In short, although painful stimuli have nothing to do with tissues, if our brain considers them dangerous, they may be enough to evoke pain.

With the current situation that we have had to live, we have been locked up at home for many hours, thinking and watching the news, and receiving an informative bombardment of constant alarm. Our nervous system has been in a constant nociceptive alert situation, focusing our attention towards the body and towards an expectation of symptoms in order to act as quickly as possible at the slightest sign of danger (in this case, the symptoms of Covid-19 ), and therefore our sensitivity has increased to raise alarms at the slightest suspicion.

As a consequence, stimuli or bodily states that prior to confinement were asymptomatic or silent, have now become conscious and perceived.

Our nervous system has increased its sensitivity and effectiveness to protect us better, but as in any great computer program, there is always a mistake. I explain myself better with a very illustrative example:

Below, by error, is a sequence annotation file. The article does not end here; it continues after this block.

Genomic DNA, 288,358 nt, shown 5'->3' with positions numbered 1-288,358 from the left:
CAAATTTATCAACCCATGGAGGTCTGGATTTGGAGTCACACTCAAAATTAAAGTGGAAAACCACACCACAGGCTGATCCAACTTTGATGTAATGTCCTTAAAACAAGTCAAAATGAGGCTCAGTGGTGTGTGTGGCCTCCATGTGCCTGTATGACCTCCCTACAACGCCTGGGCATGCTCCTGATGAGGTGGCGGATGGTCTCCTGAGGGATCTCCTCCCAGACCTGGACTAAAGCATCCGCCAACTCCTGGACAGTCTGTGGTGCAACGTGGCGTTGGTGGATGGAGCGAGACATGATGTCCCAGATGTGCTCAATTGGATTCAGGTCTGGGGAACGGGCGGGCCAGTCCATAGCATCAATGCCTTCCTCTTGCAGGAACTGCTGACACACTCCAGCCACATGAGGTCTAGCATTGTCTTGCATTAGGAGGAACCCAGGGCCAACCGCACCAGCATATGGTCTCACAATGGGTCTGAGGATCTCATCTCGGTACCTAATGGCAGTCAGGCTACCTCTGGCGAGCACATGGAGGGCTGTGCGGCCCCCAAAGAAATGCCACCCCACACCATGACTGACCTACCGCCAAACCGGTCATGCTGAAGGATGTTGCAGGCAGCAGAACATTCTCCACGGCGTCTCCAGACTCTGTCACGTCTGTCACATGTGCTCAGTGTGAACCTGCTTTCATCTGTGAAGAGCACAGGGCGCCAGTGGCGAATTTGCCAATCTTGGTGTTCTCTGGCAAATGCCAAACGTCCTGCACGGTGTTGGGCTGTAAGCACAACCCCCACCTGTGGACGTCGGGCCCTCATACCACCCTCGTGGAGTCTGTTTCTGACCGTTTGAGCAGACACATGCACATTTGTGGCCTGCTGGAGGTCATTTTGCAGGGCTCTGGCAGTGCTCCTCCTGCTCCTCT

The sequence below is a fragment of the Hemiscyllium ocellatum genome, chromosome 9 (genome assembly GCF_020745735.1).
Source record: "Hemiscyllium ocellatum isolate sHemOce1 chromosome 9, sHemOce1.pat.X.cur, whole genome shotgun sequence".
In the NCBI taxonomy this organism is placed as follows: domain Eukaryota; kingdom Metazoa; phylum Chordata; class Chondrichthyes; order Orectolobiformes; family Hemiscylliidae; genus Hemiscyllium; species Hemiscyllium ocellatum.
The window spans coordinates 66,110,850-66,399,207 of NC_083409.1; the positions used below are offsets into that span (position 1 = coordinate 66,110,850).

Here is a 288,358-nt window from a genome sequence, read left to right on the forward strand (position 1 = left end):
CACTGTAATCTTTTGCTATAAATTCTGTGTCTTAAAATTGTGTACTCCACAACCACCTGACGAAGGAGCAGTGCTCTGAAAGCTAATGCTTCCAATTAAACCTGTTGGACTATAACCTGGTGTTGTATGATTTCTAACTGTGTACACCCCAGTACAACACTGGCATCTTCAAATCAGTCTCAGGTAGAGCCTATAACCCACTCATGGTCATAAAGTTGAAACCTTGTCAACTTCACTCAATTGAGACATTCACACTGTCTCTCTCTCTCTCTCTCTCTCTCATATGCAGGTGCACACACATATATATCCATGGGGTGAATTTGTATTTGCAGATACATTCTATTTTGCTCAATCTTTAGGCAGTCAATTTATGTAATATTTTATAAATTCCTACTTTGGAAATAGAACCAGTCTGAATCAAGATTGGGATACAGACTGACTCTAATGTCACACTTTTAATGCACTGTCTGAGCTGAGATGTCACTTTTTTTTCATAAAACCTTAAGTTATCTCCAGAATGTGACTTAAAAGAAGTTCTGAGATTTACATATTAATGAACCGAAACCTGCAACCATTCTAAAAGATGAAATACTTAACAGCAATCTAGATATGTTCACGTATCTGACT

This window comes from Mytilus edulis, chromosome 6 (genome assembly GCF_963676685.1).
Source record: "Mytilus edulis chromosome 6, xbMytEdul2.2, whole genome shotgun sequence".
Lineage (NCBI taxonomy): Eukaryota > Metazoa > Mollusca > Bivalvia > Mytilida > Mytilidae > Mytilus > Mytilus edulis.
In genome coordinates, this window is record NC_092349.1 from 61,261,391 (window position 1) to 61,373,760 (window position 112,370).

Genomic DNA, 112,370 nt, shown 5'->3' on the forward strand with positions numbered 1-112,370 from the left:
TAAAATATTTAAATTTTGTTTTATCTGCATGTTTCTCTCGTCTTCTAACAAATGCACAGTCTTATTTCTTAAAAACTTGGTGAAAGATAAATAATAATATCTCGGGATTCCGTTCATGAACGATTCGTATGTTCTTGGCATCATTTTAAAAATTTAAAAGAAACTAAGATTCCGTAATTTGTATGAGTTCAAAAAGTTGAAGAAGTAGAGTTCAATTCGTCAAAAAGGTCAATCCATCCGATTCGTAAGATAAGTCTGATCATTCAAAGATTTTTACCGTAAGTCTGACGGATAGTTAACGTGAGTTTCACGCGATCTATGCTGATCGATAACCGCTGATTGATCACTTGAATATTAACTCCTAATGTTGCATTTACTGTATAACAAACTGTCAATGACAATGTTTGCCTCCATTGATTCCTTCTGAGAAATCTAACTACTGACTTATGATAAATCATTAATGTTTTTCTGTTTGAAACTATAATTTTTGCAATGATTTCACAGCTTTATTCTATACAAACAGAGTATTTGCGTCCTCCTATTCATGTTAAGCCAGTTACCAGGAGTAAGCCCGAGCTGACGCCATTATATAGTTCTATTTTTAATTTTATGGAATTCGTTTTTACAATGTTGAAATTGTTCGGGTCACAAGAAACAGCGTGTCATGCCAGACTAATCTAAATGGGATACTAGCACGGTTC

Imagine that you are the owners of an industrial warehouse, and you have the bad luck that one night thieves enter to steal. Obviously, your work is very important to you and you do not want this to happen again, and you decide that you are going to invest in the best infrared security system so that thieves never enter without alarms and you can catch them with your hands. in the mass.

Perfect! Now your business is protected and you can rest easy.

At midnight they call you on the phone, it is the company in charge of the security system, the alarms have gone off! How can it be?

You get up running and go straight to your computer to check the security cameras to see if you see what has happened, and what is your surprise when you see a couple of very cute little mice hanging around your company!!!

Infrared rays are sure to detect thieves, but they are so highly sensitive that they set off alarms with something that is harmless to your company… little mice!”

We have a wonderful organism, which is capable of remembering events that we ourselves do not know are stored in some corner of our memory, and if it detects that there is an alarm signal similar to the stored memory and that it could be dangerous for our physical integrity, it sets in motion all the machinery necessary to protect us, and if we have to feel pain with it, it will make sure we feel it.

Author of the entry: Anna Canet. Physiotherapist specializing in the musculoskeletal system


  • Butler D, Moseley G. Explicando el dolor. Adelaide: Noigroup; 2016.

  • Goicoechea A. Depresión y dolor. Enero 2020.